I've talked to a lot of digital photographers who are disappointed with basic photo editing tools because they don't always have the intended effect. Take sharpening tools, for example: Somewhat counter intuitively, sharpening doesn't sharpen blurry pictures. But you can increase your subject's apparent sharpness by blurring everything else. This is also an awesome trick for adding a sense of depth to your photos.
Aperture and depth of field
Using a wide aperture (which equates to a low f-number on your camera's aperture dial) is a time honoured trick for blurring the background and forcing the viewer's eye to look at the subject. It also adds a sense of drama to an otherwise nondescript scene. You can get this effect when you take the picture by shooting in Aperture Priority mode and choosing a relatively small f-number.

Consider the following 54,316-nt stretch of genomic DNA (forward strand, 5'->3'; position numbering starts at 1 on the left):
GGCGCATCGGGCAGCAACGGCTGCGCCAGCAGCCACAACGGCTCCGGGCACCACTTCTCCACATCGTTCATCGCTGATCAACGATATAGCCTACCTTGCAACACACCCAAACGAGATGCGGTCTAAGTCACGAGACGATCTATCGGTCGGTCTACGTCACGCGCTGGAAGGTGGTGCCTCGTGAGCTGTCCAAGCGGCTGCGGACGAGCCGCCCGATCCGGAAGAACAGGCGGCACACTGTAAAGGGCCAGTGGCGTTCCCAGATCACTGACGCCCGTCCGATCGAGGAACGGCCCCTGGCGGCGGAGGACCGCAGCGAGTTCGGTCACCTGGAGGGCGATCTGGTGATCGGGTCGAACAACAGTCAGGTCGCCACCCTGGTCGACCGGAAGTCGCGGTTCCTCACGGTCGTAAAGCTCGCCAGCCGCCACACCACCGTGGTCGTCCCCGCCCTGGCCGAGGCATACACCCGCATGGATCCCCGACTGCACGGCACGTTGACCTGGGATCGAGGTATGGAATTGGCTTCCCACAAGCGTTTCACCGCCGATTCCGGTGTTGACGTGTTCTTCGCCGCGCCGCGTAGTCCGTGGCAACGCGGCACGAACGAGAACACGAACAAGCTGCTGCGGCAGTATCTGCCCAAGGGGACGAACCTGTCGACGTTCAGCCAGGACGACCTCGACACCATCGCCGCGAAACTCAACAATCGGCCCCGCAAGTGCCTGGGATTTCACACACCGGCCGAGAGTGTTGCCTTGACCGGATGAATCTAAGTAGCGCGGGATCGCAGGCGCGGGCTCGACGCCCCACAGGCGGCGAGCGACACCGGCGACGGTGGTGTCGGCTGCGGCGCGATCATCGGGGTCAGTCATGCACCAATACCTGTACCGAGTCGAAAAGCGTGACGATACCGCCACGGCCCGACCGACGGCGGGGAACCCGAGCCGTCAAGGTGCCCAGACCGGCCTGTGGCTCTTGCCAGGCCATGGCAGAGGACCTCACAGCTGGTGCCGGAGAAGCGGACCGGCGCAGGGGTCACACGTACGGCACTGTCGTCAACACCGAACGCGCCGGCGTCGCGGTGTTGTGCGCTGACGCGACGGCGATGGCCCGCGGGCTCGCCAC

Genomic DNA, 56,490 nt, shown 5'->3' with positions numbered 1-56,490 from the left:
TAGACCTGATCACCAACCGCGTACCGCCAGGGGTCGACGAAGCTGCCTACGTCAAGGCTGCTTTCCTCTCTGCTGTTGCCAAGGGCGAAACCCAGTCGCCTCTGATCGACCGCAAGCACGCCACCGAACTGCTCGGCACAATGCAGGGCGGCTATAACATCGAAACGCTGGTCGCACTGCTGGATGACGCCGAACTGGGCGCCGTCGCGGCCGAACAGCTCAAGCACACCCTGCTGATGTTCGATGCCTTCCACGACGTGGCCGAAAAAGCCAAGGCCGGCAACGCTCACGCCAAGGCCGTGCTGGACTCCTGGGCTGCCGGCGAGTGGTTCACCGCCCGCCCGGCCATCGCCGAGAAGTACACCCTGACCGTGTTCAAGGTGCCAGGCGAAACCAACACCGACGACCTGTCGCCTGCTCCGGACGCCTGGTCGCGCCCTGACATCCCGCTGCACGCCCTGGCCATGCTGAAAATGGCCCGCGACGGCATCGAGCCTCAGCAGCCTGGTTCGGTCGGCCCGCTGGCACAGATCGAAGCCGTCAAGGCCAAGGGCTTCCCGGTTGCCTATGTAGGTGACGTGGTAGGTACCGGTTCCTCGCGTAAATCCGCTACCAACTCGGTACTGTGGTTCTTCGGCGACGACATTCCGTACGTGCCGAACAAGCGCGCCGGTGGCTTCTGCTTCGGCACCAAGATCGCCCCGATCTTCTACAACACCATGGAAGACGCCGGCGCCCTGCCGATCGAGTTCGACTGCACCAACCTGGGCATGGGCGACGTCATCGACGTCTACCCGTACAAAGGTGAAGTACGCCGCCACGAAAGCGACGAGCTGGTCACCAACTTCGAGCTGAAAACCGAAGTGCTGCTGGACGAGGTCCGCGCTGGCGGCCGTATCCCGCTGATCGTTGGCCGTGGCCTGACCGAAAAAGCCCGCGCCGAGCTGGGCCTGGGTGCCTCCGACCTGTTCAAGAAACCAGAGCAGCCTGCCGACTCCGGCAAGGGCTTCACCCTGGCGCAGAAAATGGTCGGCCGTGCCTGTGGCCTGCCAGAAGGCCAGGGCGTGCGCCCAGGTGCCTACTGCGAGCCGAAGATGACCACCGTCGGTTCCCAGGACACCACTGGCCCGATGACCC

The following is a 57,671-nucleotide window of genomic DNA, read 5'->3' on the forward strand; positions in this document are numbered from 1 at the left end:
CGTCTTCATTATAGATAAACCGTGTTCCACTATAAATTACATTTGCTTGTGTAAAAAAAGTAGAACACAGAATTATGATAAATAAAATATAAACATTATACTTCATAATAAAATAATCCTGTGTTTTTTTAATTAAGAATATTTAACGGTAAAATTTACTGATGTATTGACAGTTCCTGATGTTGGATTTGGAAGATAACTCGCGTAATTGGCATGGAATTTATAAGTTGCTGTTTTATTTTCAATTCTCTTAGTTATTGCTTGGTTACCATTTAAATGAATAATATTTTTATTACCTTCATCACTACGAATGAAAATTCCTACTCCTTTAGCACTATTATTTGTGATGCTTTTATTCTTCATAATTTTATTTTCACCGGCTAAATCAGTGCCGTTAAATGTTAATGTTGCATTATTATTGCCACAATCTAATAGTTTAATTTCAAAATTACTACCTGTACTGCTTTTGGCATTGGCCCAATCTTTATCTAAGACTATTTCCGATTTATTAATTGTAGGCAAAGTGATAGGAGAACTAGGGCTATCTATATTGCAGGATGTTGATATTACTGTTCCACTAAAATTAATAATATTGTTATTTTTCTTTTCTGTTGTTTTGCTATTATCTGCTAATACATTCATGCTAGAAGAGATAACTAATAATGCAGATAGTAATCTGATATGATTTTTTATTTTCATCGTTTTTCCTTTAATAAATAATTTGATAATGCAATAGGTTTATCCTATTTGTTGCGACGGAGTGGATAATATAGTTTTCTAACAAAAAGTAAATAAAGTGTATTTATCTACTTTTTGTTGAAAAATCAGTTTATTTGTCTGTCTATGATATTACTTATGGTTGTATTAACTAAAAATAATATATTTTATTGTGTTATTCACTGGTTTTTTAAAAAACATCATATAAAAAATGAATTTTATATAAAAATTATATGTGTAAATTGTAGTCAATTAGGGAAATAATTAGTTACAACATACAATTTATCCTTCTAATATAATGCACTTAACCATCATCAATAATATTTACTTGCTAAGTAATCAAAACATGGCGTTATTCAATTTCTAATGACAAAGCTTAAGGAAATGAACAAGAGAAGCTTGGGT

If you don't remember to do that when you take the picture, though, all is not lost. Consider a photo like this one, in which the foreground and background are all more or less in the focus zone.
We can give the subject more impact by separating it from the background with the application of a deeper depth of field. To do that, open the image file in your favorite photo editing program. I'll use Adobe Photoshop Elements to describe the specific steps, but this is easy to do in any program that supports multiple layers.
Blurring your photo with layers
In the Layer menu, choose Duplicate Layer, and then click OK. This command does exactly what it sounds like: It copies the photo on top of itself as a second layer. You can see that in the Layer Palette on the right side of the screen.
Now that we have two identical copies of the photo open, let's add some blur to the top layer. Make sure the top layer is selected in the Layer Palette, it's probably called "Background copy."